17 thoughts on “Don’t Read the Comments

  1. I’d like the name of the person claiming to be the self-appointed ruler of the internet, please. How dare they claim my crown? I made it myself out of tin foil, and it looks lovely while also preventing THEM reading my brainwaves….

    Anyway, I liked your last post and hope whatever it was I said wasn’t too pompous.

  2. Thanks Nate. I have never read your blog before, but I saw a link to it on facebook and I read your last post. I immediately sent it to my girlfriend. I want her to know that I (at least somewhat) understand and am sorry. I also read a lot of the comments. I wish I hadn’t but they are kind of addicting. I never comment on things and I wouldn’t have commented on your blog at all if it were not for this most recent post. I wanted to express that probably a lot of people who were most moved or appreciative of your work are also less likely to comment (like I was). At least that is what I tell myself and it makes me feel a lot better about the comments (and they are not even directed towards me).

    tl;dr (although I know you did)
    Thank you from all of the people who were moved by your article, there are more of us than the comments imply.

    • Thank you! I really appreciate your words. I’m completely blown away by stories like this. It’s still very strange knowing that people could relate to and appreciate something that I wrote. Again, thank you for the words.

  3. Man Nate, I can give you super suicide advice. I’m completely sure that was the entire point of both of these posts and am prepared to help you on your journey ending your own misery, along with everyone else’s.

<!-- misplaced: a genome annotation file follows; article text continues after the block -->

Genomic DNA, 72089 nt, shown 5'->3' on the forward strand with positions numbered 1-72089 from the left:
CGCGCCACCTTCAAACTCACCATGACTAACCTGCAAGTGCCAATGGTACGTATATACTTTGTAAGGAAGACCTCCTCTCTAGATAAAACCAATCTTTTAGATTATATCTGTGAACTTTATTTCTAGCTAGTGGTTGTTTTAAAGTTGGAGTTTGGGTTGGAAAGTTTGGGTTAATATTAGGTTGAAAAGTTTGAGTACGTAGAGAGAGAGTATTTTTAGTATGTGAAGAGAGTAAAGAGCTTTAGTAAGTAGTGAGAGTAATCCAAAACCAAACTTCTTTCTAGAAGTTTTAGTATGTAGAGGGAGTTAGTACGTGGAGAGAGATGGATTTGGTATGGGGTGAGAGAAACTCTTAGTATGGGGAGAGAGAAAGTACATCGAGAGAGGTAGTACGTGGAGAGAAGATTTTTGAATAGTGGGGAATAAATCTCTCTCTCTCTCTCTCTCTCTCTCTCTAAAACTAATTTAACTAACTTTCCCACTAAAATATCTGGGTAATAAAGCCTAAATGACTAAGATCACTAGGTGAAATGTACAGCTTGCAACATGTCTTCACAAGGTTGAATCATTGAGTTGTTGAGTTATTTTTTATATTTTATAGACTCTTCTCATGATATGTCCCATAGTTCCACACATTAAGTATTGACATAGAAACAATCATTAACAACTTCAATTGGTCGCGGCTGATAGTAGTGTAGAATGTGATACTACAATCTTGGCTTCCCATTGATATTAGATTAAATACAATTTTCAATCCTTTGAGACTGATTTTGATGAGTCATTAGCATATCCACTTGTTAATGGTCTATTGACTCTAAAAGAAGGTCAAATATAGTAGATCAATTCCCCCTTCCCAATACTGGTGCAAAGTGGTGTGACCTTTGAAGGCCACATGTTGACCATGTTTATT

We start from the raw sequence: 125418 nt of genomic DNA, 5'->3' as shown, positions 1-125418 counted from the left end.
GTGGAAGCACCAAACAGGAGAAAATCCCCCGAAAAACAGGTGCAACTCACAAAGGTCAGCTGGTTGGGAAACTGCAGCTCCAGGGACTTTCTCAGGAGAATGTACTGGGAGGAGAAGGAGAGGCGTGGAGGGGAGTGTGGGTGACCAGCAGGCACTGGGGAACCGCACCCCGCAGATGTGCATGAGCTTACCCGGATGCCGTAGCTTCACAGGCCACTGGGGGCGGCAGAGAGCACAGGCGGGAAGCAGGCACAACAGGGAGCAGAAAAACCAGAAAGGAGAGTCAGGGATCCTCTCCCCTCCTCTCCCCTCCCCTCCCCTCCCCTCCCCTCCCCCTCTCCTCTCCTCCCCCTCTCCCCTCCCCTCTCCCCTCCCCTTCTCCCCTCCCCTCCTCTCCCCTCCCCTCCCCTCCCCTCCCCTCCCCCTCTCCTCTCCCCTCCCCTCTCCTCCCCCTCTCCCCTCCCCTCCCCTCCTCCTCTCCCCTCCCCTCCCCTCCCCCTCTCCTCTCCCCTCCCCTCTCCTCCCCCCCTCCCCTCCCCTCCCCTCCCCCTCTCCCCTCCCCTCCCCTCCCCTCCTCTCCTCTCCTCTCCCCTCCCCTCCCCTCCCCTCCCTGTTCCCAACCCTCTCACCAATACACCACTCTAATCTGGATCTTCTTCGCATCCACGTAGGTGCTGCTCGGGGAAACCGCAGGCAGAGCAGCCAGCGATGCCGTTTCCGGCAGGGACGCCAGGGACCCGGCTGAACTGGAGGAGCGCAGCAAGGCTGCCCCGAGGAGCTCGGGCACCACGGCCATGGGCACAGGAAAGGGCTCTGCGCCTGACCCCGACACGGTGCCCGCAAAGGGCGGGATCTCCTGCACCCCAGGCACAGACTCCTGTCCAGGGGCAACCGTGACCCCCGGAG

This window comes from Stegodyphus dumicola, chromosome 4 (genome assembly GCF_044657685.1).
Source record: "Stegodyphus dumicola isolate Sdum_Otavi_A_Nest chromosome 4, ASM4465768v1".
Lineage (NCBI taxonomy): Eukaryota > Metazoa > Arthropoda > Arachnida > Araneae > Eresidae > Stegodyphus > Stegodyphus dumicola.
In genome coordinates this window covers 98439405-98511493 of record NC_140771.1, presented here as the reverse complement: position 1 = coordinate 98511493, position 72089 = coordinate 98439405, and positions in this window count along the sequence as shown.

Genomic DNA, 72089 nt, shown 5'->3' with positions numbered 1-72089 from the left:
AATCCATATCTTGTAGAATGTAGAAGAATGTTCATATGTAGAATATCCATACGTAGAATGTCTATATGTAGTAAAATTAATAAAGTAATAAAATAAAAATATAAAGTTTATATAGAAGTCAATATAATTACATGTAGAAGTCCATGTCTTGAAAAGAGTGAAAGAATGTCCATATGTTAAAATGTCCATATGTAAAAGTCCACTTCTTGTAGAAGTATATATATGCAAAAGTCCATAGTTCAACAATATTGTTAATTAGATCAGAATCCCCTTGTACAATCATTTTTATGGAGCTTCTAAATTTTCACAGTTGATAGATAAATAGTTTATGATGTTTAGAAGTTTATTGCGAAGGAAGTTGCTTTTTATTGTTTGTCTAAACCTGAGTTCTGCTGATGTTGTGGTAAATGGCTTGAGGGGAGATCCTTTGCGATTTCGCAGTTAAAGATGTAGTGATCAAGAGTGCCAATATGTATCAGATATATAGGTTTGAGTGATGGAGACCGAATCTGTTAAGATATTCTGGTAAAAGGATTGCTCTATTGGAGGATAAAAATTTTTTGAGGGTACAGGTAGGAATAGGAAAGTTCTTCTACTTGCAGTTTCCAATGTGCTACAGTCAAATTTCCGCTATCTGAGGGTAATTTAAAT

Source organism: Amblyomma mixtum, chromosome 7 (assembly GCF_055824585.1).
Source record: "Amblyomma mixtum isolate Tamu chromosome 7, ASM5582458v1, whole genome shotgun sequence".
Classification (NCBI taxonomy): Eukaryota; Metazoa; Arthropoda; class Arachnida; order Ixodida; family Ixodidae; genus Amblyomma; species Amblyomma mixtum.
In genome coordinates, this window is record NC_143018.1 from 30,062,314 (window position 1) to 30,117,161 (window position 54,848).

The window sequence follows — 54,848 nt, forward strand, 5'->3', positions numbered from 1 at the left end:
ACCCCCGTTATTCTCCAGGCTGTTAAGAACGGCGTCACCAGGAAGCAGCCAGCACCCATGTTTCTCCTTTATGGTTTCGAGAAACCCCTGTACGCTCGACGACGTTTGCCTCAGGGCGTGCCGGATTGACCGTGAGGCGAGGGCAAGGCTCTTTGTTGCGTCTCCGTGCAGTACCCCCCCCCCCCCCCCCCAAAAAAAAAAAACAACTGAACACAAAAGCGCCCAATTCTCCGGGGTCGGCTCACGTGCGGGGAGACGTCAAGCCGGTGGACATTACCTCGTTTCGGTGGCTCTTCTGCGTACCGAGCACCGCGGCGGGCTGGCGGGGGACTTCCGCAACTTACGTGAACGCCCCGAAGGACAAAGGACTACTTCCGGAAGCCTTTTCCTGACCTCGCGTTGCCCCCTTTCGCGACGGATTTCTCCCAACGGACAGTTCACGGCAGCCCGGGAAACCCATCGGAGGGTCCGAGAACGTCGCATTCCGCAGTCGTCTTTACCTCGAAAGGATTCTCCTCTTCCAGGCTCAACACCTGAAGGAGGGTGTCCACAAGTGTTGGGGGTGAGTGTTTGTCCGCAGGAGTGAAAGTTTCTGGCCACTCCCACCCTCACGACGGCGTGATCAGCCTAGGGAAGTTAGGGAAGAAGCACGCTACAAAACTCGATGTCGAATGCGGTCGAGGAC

Yours truly,
    The Ruler of the internet.

    Just kidding. It’s Frizzi. If people are mad it you it should be for the show we’re going to do tonight.

  4. Isn’t this why we write? To get people to reflect? In my experience, a person’ reaction (to me) speaks more about how they feel about them self, than how they feel about me. For lack of better words… haters gonna hate. 😉

  5. I stand by my original comment written in your ’97 High School yearbook:
    You smell like old sweat socks.
    Love, Curtis

  6. I found your last post from a posting on g+.

    You are a human. A good one. Thanks for the well written post and your honesty.

  7. When I wrote a post that went viral, I had the same experience. It was overwhelming. I had never had more than a handful of comments, I had about 10 views a week. Then, I published THE POST, and within a week, had close to a million hits and close to 2000 comments. They included personal attacks, I was called every name in the book. I received death threats, or wishes of my death, even a wish for my young daughter to be violently raped. The less offensive ones just wanted to admonish me for my use of foul language. For the most part, the response was supportive and positive. Like you, I chose to respond to the negative ones, via another blog post, to inform them that if they didn’t like or disagreed with what I wrote or how I wrote it, they were more than welcome to close the window and never return.
    I assume that anyone that wants to take the time out of their day to tell a stranger that they hate them and hope they die, for no other reason than what they wrote on their personal blog which was read voluntarily, is mentally unstable, at minimum, not to mention, completely pathetic.

  8. I think you might get a few more posts on it, since I just followed a pin on Pinterest to it. I completely recognized it as a love letter. It’s lovely. I may have stayed married if I had ever received anything like that from my wasband.
    Your experience gives me pause. I’m about to blog about my new tiny house build. I had to stop reading some other blogs because of the negative crap that some people feel it’s their right, nay, obligation to spew. I think I’m prepared, but I fear I’m not. Bravo to you for coming out on the other side. Be very proud. You hit a nerve with many. You might have changed some minds. You certainly ignited discussion. Best regards.